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A 40-year-old man comes to the emergency department because of a 3-week history of episodic cutaneous flushing, diarrhea, and wheezing. He has a past medical history of hypertension and type 2 diabetes mellitus. His temperature is 36.6°C (97.9°F), pulse is 125/min, respirations are 30/min, and blood pressure is 90/60 mm Hg. Pulmonary examination shows diffuse wheezes in both lung fields. Cardiac examination shows a prominent "v" wave of the jugular vein and a 1/6 holosystolic murmur best heard on the left lower sternal border. Abdominal examination shows hyperactive bowel sounds. Which other clinical findings is likely to be present?
Contributors:Sam Gillespie, BSc, Sarah Clifford, BMBS, BSc (Hons), Alaina Mueller, Amanda J. Grieco, PhD
Carcinoid syndrome refers to a constellation of symptoms like diarrhea, shortness of breath and flushing, which arise when a specific type of tumor called a neuroendocrine tumor begins secreting hormones.
Neuroendocrine cells are found in tissues throughout the body, particularly in the epithelial layer of gastrointestinal organs and the lungs. They receive signals from nerve cells and, in response, they release hormones into the blood.
Neuroendocrine cells release a variety of hormones including amines, like serotonin and histamine; polypeptides, like bradykinin, a vasodilator; and prostaglandins which are also powerful vasodilators. The production of these hormones can also be regulated by other hormones.
For example, somatostatin is a hormone that’s made by cells in the hypothalamus as well as the gastrointestinal tract, and it travels through the blood and binds to receptors on the surface of neuroendocrine cells.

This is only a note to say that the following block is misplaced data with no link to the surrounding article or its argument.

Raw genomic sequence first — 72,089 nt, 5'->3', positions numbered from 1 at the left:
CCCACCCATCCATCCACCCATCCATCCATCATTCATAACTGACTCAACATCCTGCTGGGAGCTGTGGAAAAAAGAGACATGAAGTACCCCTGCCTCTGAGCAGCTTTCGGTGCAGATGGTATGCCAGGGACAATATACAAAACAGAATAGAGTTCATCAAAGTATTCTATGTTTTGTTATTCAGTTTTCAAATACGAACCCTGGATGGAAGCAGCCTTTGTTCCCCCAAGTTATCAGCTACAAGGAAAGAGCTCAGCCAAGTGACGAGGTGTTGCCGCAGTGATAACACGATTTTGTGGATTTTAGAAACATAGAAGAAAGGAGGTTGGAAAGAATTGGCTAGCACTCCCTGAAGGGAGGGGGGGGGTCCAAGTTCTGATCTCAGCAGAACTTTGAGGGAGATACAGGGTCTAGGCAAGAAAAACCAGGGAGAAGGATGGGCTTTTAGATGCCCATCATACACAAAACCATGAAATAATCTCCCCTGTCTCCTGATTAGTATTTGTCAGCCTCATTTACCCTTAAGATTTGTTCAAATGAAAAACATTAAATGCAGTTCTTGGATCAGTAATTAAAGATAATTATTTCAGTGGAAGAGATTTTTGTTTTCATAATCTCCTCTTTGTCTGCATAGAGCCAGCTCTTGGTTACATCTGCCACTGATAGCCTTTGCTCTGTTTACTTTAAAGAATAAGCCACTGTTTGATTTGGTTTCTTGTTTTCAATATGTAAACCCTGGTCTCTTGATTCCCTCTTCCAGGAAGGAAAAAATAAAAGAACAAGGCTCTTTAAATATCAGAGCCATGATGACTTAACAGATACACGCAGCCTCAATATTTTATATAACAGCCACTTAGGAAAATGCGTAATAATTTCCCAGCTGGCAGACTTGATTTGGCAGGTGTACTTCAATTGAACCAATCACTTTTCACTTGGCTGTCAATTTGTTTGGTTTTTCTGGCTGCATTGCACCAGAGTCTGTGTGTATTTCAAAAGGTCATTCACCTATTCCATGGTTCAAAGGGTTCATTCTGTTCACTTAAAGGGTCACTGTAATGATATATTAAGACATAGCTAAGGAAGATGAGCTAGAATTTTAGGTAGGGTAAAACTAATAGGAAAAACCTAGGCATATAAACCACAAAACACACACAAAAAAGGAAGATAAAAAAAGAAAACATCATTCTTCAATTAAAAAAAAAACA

Binding of somatostatin inhibits the release of a number of hormones from neuroendocrine cells, including serotonin.
Now, when serotonin does get released from neuroendocrine cells, it enters the liver through the portal vein.
The remaining serotonin is not metabolized, and this portion remains in the systemic circulation where it has various effects.
In the gastrointestinal tract, serotonin increases motility and peristalsis; in the vasculature, platelets take up the serotonin and later use it to constrict blood vessels, particularly after injury; and in the connective tissue of the heart, it stimulates fibroblasts which make lots of collagen.
A cell can become cancerous when DNA mutations cause abnormal cellular functions, like uncontrolled, unregulated cellular divisions forming a tumor.
The limitless replication means the developing tumor can invade nearby tissue and spread, through the blood and lymph to distant sites in the body, called metastasis.
If a neuroendocrine cell mutates and transforms into a cancerous cell, then that cell can continue dividing until it becomes a little mass which is a neuroendocrine tumor. And most of the time these neuroendocrine tumors develop in the gastrointestinal tract.
Some of the abnormal functions of the cancerous neuroendocrine cells include producing and secreting large amounts of hormones; and, counterintuitively, they also express more somatostatin receptors on their surface, particularly in the gastrointestinal tract - although it’s unclear why that happens.
Neuroendocrine tumors tend to be slow growing, although some can metastasize, often depending on the location.
The most common site for a neuroendocrine tumor to metastasize to is the liver. So the liver can really be a primary or secondary site of disease.
And it turns out that metastasis, especially to the liver, is often necessary for carcinoid syndrome to occur.
That’s because it leads to liver dysfunction which decreases the liver’s ability to metabolize the hormones which get released from the neuroendocrine cells, allowing them to build up and cause symptoms.
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